When: Fri., June 15 2012
I recently again watched Rocky for a course on screenwriting I taught at N.C. State's McKimmon Center and was reminded that for all the diminishing returns of the sequels, the original was a damn good movie. The setting was realistic, the relationships were well drawn, and scenes like Rocky's run through Philly were still moving and triumphant. Who didn't flinch when he got up at a quarter to five to drink raw eggs and run through those lonely streets? Brother deserved that damn statue they put up. Sniff. Props to Mr. T and Dolph Lundgren, but the original, simple story of a never-was boxer getting to fight the champ and see if he could go the distance is still one of the most relatable tales in cinema, even after 500 parodies/ ripoffs.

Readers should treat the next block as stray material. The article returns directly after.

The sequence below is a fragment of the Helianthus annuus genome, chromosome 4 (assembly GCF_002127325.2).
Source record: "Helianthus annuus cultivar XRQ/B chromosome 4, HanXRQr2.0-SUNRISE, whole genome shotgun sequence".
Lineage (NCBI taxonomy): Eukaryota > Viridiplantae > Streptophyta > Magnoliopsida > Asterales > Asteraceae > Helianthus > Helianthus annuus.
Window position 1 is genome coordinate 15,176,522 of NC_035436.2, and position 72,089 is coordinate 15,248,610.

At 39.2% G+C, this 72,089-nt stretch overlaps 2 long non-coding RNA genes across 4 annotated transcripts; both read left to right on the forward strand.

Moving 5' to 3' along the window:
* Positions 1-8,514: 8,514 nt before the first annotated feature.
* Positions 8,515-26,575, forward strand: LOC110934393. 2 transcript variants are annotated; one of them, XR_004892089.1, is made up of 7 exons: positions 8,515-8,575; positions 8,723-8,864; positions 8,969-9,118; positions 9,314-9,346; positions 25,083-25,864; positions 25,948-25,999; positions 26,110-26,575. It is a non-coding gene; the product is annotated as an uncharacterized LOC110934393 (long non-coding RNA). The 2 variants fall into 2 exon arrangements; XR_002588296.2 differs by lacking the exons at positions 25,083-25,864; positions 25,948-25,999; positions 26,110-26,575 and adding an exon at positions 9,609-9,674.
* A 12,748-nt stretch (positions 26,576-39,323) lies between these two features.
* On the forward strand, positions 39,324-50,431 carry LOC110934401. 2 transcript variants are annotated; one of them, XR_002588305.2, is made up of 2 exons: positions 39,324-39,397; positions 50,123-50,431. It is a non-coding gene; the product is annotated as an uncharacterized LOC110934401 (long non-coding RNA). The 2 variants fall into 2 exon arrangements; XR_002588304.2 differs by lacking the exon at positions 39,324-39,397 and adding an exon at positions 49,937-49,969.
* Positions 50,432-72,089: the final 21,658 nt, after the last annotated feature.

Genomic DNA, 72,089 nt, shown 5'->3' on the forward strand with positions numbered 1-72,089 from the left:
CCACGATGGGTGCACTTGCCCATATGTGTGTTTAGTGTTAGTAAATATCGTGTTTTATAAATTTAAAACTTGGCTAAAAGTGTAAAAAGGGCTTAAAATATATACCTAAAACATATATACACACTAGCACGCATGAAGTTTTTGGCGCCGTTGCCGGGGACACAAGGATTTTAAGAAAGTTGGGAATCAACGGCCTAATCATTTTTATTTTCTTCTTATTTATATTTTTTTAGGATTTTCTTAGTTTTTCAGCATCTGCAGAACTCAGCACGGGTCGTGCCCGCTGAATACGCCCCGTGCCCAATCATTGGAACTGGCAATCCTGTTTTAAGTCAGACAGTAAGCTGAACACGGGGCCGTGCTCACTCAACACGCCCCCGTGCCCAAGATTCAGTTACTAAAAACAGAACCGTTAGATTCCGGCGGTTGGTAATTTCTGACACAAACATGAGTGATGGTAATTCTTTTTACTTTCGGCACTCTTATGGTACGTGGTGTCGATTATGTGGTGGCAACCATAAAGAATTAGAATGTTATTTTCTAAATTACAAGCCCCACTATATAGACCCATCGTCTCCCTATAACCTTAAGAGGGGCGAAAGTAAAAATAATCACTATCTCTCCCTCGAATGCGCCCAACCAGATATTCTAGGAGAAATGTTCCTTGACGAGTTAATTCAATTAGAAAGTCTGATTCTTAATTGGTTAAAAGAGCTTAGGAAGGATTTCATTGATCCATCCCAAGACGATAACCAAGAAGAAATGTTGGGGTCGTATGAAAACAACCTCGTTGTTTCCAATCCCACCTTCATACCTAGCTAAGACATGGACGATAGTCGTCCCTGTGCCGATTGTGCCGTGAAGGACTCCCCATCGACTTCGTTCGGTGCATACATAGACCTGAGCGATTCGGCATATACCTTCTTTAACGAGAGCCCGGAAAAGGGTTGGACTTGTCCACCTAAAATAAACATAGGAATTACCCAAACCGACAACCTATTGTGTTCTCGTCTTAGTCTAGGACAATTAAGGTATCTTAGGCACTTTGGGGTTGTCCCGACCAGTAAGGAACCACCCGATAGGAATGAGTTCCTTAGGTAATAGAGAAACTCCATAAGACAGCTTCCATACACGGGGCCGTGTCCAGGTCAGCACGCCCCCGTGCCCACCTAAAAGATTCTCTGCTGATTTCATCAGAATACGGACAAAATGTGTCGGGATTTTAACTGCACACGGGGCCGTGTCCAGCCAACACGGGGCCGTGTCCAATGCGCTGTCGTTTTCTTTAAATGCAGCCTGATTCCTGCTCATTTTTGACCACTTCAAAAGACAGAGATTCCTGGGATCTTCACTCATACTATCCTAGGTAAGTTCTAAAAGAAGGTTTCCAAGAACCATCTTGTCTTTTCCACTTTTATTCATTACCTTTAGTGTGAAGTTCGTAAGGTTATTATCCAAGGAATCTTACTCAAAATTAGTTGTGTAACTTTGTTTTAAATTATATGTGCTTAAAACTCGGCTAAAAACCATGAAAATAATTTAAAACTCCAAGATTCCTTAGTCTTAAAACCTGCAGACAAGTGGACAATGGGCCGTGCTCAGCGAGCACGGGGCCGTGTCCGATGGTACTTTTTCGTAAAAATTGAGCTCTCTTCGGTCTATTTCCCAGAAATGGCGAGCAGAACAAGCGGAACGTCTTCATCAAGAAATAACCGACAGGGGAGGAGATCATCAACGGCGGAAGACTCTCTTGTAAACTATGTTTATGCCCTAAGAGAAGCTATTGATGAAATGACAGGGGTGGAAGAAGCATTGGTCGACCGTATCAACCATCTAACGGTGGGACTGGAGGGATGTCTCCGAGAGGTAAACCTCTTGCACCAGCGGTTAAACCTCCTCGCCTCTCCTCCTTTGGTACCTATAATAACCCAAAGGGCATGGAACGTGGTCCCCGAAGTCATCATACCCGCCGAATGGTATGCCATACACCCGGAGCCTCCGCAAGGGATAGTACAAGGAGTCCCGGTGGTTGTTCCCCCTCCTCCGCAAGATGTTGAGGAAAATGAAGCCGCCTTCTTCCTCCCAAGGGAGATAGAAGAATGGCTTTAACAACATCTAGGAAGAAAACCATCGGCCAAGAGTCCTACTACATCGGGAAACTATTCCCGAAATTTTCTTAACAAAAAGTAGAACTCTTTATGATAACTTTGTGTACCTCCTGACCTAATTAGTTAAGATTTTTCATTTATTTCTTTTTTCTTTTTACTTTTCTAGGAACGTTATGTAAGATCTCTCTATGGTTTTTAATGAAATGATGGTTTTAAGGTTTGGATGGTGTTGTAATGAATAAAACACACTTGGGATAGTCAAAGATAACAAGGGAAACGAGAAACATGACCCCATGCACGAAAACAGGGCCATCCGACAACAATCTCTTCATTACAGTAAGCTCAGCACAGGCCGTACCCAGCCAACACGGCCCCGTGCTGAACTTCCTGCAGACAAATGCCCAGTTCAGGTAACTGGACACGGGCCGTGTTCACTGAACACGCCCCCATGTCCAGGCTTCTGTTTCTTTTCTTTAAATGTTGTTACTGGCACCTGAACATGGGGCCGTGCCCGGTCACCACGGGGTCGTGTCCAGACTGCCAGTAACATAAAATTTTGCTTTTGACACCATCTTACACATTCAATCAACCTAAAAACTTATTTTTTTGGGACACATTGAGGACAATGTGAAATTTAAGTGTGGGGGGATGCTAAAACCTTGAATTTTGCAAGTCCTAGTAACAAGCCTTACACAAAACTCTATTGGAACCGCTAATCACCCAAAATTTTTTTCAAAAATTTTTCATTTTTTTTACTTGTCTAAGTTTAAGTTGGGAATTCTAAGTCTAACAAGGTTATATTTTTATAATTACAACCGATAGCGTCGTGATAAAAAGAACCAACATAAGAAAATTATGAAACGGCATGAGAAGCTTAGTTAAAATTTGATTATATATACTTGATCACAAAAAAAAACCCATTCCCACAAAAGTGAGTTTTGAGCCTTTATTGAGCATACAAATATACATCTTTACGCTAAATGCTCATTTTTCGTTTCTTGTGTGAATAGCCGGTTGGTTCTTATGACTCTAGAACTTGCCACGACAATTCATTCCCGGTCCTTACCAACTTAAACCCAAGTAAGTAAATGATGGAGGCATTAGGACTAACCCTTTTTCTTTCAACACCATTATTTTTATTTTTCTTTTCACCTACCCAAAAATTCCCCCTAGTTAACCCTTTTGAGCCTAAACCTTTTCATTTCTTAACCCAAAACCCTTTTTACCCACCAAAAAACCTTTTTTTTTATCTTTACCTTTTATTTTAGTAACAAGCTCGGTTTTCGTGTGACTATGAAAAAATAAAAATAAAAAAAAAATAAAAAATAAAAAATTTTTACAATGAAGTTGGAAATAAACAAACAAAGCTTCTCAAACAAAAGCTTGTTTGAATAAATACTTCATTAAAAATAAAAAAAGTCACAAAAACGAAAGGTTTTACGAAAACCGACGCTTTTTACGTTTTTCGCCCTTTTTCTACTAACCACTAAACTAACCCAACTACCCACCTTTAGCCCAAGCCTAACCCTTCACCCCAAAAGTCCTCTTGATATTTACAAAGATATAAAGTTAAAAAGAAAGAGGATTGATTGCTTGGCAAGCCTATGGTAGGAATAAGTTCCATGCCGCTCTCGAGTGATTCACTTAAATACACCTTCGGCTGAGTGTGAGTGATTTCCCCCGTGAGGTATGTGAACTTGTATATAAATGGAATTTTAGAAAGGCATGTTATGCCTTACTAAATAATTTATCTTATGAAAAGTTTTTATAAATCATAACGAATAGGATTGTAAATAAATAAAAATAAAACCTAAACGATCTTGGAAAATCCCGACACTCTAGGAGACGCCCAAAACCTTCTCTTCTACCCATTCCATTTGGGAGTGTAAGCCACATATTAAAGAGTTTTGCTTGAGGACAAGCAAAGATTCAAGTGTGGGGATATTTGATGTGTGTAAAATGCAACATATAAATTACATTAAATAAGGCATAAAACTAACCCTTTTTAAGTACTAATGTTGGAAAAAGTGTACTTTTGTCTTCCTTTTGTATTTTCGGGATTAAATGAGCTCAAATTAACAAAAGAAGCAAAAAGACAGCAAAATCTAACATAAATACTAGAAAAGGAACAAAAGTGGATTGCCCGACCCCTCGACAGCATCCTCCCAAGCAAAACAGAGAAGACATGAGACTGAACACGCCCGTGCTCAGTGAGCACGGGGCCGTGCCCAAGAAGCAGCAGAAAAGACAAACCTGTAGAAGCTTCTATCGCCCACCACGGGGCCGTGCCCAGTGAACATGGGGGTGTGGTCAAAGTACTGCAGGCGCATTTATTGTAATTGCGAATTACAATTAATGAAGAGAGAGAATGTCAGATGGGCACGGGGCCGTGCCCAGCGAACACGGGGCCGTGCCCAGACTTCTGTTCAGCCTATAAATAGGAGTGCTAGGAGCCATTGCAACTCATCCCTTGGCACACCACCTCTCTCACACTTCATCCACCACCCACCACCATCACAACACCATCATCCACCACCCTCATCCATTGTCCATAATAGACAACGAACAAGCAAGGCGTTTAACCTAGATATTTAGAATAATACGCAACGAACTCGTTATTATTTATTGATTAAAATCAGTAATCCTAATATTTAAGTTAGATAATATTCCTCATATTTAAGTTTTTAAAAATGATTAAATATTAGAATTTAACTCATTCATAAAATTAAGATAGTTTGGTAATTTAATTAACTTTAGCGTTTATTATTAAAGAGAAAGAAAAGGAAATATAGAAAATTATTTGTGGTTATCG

Hoosiers is a film sacred to the Indiana branch of my extended family. Like Rocky, it was an underdog story both on screen and in real life. Star Gene Hackman has been quoted saying he did it for the money and expected it to be a career killer. Instead, its tale of high school basketball has inspired decades of fan loyalty, lumps in the throat and homages (Parks and Recreation recently did not one but two references to it in a debate-themed episode). Seeing the film on Netflix Instant Watch recently caused me to question rooting for a 1950s all-white basketball team taking on an all-black team, but research revealed that interracial sports competition in Indiana wouldn't have happened anyway in the 1950s, so ... progress? The films run through June 21; call 919-560-3030 or visit carolinatheatre.org for showtimes and ticket information, which were not announced at press time. —Zack Smith